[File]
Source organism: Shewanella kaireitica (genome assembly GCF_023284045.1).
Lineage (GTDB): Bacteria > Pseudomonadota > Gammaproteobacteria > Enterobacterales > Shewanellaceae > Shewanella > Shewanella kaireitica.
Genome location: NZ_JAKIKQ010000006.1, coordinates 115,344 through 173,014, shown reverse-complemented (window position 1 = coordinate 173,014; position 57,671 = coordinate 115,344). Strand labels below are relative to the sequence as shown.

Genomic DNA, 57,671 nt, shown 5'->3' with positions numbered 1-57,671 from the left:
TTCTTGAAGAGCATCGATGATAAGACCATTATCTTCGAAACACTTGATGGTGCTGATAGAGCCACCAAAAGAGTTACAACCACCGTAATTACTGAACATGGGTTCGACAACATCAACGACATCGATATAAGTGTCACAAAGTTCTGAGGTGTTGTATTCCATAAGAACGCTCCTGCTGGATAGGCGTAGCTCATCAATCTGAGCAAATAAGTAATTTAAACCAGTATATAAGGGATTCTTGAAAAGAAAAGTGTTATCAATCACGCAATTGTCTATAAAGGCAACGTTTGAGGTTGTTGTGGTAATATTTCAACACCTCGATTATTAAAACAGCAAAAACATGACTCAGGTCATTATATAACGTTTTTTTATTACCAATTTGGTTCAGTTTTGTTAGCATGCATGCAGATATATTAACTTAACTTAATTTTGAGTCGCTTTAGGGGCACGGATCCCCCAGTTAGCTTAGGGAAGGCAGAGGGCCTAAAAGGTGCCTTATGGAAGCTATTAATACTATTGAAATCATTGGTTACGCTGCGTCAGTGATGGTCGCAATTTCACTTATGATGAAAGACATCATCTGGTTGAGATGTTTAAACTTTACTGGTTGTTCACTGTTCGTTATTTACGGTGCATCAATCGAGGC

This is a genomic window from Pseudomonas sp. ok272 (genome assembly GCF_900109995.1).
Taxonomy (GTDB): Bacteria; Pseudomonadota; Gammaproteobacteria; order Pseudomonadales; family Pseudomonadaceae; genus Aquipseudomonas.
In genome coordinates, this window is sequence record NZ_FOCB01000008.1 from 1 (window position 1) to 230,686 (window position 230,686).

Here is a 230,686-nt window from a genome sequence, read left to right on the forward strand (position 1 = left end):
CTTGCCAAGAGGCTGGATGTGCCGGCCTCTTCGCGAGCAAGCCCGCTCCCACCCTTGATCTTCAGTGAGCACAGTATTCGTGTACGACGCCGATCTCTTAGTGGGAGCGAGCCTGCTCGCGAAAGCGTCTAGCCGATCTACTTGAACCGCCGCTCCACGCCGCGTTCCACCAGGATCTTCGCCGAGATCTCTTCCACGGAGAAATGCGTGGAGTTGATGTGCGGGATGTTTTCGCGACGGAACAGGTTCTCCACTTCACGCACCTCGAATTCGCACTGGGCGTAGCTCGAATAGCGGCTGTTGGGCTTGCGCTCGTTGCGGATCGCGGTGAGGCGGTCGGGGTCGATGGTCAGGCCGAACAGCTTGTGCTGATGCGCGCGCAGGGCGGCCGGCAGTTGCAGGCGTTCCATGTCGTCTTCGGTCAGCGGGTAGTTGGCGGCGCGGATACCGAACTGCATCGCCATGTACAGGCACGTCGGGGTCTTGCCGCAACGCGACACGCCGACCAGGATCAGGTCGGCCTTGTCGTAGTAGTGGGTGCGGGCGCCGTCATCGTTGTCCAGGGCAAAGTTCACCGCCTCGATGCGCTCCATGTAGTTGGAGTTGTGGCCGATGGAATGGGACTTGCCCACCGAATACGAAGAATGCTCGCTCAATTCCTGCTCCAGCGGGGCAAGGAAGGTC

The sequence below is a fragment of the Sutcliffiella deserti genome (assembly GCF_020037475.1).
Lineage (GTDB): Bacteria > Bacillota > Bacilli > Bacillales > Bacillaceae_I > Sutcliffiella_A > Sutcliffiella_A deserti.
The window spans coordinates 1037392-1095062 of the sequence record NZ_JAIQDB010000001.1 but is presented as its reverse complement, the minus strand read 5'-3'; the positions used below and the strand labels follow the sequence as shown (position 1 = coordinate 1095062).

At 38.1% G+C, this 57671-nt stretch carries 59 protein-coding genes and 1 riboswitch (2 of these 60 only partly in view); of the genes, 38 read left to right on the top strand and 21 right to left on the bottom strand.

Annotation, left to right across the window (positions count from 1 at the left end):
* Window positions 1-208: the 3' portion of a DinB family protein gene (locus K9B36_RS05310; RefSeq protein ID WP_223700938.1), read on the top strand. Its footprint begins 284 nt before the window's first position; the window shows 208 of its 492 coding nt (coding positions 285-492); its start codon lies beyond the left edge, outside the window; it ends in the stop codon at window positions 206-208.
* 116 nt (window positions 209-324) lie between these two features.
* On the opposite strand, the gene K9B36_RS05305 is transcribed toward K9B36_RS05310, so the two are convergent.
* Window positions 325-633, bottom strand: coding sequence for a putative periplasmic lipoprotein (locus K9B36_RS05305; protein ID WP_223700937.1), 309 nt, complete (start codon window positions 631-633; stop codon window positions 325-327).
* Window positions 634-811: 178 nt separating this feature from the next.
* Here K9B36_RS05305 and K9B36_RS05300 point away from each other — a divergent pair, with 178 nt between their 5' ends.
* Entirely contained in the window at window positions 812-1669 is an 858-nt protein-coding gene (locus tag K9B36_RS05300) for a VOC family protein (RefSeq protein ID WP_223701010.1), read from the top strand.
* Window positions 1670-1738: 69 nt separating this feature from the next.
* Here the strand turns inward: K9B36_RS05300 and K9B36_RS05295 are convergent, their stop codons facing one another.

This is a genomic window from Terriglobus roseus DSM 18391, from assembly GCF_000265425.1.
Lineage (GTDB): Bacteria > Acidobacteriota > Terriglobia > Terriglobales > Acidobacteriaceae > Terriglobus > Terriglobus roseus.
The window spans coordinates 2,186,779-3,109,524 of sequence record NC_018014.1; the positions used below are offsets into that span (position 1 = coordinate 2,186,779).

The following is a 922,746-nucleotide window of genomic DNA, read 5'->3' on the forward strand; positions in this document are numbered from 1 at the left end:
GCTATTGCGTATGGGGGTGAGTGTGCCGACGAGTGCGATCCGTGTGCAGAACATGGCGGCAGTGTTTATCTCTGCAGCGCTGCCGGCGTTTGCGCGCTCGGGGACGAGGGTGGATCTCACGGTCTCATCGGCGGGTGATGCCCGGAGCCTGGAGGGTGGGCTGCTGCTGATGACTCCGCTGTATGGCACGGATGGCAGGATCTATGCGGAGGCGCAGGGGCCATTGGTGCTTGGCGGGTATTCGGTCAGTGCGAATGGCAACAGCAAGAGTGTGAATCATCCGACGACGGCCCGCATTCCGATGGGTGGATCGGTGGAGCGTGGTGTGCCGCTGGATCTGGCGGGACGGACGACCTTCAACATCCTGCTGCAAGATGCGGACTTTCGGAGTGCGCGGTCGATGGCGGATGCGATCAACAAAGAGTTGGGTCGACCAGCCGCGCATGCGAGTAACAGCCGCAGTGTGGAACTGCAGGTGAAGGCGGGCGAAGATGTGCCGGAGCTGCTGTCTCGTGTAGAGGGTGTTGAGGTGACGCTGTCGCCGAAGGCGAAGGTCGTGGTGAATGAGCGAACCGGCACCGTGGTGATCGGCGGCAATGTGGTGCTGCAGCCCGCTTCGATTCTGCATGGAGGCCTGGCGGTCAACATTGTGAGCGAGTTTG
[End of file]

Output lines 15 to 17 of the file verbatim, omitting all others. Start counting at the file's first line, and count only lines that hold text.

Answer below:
Annotation, left to right across the window (positions count from 1 at the left end):
* Window positions 1-208: the 3' portion of a DinB family protein gene (locus K9B36_RS05310; RefSeq protein ID WP_223700938.1), read on the top strand. Its footprint begins 284 nt before the window's first position; the window shows 208 of its 492 coding nt (coding positions 285-492); its start codon lies beyond the left edge, outside the window; it ends in the stop codon at window positions 206-208.
* 116 nt (window positions 209-324) lie between these two features.